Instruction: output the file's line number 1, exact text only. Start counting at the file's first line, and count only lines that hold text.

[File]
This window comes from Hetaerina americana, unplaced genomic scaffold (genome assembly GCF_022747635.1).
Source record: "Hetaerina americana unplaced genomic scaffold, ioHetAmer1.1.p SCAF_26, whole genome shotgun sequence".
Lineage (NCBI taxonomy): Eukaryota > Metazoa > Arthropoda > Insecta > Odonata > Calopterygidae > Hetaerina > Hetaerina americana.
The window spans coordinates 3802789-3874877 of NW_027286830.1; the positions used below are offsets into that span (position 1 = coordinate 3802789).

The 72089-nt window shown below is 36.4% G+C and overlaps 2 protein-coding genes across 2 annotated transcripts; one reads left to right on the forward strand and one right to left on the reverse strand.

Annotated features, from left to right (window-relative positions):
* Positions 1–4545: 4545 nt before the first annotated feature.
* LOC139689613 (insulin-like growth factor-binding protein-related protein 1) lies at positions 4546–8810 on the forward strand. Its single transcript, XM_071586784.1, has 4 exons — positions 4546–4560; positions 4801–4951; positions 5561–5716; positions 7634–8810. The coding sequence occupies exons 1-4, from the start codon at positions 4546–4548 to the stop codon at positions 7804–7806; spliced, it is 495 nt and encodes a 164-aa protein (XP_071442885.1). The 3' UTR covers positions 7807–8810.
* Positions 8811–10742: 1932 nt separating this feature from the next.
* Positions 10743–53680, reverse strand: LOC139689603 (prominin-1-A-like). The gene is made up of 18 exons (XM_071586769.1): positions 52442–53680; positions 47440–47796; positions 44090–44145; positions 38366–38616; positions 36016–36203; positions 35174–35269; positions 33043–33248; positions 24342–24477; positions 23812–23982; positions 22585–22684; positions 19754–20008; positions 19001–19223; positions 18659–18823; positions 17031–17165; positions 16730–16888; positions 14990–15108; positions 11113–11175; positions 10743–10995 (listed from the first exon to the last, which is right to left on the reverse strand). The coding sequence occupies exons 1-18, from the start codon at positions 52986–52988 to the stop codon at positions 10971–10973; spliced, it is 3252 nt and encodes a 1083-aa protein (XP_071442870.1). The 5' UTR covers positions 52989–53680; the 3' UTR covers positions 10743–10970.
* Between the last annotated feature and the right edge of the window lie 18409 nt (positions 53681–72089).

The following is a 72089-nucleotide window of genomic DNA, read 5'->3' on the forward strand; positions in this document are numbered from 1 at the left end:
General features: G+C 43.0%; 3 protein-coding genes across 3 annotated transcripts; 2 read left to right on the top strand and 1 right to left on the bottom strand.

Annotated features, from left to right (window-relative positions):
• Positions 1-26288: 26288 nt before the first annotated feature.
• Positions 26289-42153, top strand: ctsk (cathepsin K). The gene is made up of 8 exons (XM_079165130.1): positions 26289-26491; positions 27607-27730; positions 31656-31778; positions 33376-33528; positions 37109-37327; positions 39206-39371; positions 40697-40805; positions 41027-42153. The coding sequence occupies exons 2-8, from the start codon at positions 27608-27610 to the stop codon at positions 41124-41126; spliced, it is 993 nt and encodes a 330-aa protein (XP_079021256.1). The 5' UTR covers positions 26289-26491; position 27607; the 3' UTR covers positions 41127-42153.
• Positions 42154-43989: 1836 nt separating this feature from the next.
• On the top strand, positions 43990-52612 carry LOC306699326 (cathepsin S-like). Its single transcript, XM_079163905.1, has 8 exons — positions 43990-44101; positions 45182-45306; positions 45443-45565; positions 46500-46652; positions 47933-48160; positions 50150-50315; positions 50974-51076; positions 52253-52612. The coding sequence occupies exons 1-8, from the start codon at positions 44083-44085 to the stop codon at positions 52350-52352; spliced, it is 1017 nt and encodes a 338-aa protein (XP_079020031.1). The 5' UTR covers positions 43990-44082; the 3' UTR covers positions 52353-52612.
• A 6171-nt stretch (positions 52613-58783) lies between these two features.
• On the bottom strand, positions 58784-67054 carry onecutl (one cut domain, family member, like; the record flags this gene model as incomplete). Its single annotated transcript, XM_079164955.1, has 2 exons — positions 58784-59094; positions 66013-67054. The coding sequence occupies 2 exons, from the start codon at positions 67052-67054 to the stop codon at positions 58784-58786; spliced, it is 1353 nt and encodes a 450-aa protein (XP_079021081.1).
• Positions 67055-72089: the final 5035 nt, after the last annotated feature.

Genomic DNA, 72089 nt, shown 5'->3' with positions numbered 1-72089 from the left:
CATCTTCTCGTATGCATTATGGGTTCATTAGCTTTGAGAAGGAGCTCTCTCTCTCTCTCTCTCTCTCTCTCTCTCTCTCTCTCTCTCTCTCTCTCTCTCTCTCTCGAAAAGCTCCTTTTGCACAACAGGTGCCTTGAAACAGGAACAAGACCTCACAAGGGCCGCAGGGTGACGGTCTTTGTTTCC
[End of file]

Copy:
This window comes from Hetaerina americana, unplaced genomic scaffold (genome assembly GCF_022747635.1).